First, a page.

British oil giant BP accused oilfield services company Halliburton of having "intentionally destroyed evidence" related to last year's explosion aboard the Deepwater Horizon oil rig that caused the Gulf of Mexico oil spill, U.S. media reported Tuesday.
Halliburton Energy Services Inc., the contractor for BP on the Deepwater Horizon oil rig, destroyed evidence on cement testing and violated court orders by not bringing forth "inexplicably missing" computer modeling results, BP said Monday in a filing in a New Orleans federal court.
"Halliburton has steadfastly refused to provide these critical testing and modeling results in discovery. Halliburton's refusal has been unwavering, despite repeated BP discovery requests and a specific order from this court," the BP filing said.
Halliburton destroyed the results of physical slurry testing, "and it has, at best, lost the computer modeling outputs that showed no channeling," the document said.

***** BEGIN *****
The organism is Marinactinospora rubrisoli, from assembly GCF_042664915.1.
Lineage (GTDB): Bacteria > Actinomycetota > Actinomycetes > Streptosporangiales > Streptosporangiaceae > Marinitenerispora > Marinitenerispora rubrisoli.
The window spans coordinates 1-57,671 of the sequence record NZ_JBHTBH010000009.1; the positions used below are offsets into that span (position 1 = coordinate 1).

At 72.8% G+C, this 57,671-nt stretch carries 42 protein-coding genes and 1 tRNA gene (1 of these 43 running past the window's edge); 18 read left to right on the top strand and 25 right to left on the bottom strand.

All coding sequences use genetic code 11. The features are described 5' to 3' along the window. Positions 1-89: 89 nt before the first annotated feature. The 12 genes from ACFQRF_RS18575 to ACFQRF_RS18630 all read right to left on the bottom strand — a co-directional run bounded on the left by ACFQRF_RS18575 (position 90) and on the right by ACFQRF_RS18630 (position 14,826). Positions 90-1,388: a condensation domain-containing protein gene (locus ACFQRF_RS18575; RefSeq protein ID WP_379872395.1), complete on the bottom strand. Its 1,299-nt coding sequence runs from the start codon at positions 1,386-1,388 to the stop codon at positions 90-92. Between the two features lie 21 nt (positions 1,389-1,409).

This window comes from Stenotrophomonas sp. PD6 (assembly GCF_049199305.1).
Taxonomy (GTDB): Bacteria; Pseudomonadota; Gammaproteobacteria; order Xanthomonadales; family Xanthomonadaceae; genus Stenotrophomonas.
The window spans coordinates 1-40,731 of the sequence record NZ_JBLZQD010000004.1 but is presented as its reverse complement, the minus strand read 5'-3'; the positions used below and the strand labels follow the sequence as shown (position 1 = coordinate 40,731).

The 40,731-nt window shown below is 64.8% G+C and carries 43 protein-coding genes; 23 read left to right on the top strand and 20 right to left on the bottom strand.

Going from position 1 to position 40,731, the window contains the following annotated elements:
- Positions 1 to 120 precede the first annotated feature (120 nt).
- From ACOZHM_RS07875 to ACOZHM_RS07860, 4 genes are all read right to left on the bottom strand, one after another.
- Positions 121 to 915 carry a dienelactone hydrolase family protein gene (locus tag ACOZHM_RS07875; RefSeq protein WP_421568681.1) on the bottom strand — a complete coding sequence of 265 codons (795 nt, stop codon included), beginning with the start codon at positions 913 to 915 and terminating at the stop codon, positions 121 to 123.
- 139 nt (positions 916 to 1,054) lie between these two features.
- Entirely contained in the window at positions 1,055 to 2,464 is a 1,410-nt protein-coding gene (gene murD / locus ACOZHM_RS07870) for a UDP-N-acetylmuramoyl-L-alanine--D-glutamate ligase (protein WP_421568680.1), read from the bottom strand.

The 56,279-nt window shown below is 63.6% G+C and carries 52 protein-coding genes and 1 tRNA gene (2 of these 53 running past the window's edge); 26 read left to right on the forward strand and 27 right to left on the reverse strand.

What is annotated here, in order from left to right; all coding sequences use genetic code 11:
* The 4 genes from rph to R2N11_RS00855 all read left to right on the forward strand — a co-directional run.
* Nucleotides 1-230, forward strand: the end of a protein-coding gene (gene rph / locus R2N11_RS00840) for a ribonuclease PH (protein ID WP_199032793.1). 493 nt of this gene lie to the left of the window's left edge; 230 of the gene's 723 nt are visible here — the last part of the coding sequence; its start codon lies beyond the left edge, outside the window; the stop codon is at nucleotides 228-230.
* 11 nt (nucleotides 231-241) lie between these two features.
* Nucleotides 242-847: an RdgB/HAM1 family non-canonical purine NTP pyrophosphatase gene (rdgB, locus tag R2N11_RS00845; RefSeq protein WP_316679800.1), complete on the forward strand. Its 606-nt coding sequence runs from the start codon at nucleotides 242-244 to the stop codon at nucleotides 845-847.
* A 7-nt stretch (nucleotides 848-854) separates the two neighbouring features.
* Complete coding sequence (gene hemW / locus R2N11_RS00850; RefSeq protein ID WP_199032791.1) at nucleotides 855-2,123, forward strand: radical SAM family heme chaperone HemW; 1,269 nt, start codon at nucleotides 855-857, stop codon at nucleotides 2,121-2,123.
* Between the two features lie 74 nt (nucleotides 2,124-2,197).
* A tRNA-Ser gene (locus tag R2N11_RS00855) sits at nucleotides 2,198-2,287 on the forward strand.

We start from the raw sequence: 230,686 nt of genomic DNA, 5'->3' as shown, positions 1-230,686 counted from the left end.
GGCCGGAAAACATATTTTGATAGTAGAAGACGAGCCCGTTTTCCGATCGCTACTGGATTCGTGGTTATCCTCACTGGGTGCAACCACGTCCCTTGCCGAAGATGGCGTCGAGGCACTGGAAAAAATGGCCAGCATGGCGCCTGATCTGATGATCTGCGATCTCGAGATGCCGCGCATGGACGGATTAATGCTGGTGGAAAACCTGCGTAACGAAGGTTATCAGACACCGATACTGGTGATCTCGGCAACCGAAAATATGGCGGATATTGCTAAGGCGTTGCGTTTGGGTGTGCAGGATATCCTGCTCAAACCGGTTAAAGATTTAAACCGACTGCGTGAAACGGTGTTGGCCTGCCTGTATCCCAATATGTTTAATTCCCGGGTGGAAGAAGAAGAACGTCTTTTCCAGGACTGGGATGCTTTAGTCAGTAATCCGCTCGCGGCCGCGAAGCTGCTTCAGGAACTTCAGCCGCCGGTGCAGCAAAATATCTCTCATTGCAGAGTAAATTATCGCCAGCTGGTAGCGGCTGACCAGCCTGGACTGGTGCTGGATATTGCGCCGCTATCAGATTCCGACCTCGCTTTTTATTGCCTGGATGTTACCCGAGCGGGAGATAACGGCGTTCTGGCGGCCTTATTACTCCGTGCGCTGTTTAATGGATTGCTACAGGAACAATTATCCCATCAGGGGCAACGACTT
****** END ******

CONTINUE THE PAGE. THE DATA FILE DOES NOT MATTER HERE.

"More egregious still, Halliburton intentionally destroyed the evidence related to its non-privileged cement testing, in part because it wanted to eliminate any risk that this evidence would be used against it at trial," BP said.
BP asked U.S. District Judge Carl Barbier in New Orleans to rule that Halliburton's slurry design was "unstable," a fact which could be used at the trial.
BP and Halliburton are suing each other over which company is mainly responsible for the explosion, which killed 11 workers and led to the worst offshore oil spill in U.S. history.
BP also has sued Transocean, owner of the rig, and Cameron International Corp., which made the blowout preventer on BP's Macondo well.
The well ruptured after the Deepwater Horizon oil rig exploded and sank in April last year, spewing up to 4.9 million barrels of oil into the Gulf for nearly three months.
The final federal report on the spill, released in September, blamed BP and its two contractors for a series of mistakes they had made that caused the explosion and ensuing spill.